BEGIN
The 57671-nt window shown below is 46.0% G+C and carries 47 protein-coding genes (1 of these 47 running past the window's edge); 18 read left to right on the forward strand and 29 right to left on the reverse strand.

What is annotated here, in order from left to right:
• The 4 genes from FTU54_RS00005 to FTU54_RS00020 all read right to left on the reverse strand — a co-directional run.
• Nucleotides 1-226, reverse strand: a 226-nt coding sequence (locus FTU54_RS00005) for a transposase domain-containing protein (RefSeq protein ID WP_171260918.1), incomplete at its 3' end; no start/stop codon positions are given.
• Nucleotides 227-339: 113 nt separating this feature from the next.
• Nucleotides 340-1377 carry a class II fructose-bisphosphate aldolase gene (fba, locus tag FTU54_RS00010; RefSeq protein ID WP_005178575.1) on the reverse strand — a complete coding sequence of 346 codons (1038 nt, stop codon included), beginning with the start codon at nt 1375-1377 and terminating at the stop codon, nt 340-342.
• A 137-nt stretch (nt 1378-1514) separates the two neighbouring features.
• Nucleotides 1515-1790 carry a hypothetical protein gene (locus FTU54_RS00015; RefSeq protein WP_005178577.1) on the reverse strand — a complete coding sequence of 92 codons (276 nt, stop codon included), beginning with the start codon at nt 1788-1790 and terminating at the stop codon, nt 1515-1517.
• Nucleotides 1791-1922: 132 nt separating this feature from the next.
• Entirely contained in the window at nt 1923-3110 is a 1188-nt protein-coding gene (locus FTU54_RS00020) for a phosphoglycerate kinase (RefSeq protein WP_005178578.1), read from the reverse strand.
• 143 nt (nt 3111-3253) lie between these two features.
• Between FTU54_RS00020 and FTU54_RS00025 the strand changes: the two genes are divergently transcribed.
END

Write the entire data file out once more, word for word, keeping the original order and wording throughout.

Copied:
The 57671-nt window shown below is 46.0% G+C and carries 47 protein-coding genes (1 of these 47 running past the window's edge); 18 read left to right on the forward strand and 29 right to left on the reverse strand.

What is annotated here, in order from left to right:
• The 4 genes from FTU54_RS00005 to FTU54_RS00020 all read right to left on the reverse strand — a co-directional run.
• Nucleotides 1-226, reverse strand: a 226-nt coding sequence (locus FTU54_RS00005) for a transposase domain-containing protein (RefSeq protein ID WP_171260918.1), incomplete at its 3' end; no start/stop codon positions are given.
• Nucleotides 227-339: 113 nt separating this feature from the next.
• Nucleotides 340-1377 carry a class II fructose-bisphosphate aldolase gene (fba, locus tag FTU54_RS00010; RefSeq protein ID WP_005178575.1) on the reverse strand — a complete coding sequence of 346 codons (1038 nt, stop codon included), beginning with the start codon at nt 1375-1377 and terminating at the stop codon, nt 340-342.
• A 137-nt stretch (nt 1378-1514) separates the two neighbouring features.
• Nucleotides 1515-1790 carry a hypothetical protein gene (locus FTU54_RS00015; RefSeq protein WP_005178577.1) on the reverse strand — a complete coding sequence of 92 codons (276 nt, stop codon included), beginning with the start codon at nt 1788-1790 and terminating at the stop codon, nt 1515-1517.
• Nucleotides 1791-1922: 132 nt separating this feature from the next.
• Entirely contained in the window at nt 1923-3110 is a 1188-nt protein-coding gene (locus FTU54_RS00020) for a phosphoglycerate kinase (RefSeq protein WP_005178578.1), read from the reverse strand.
• 143 nt (nt 3111-3253) lie between these two features.
• Between FTU54_RS00020 and FTU54_RS00025 the strand changes: the two genes are divergently transcribed.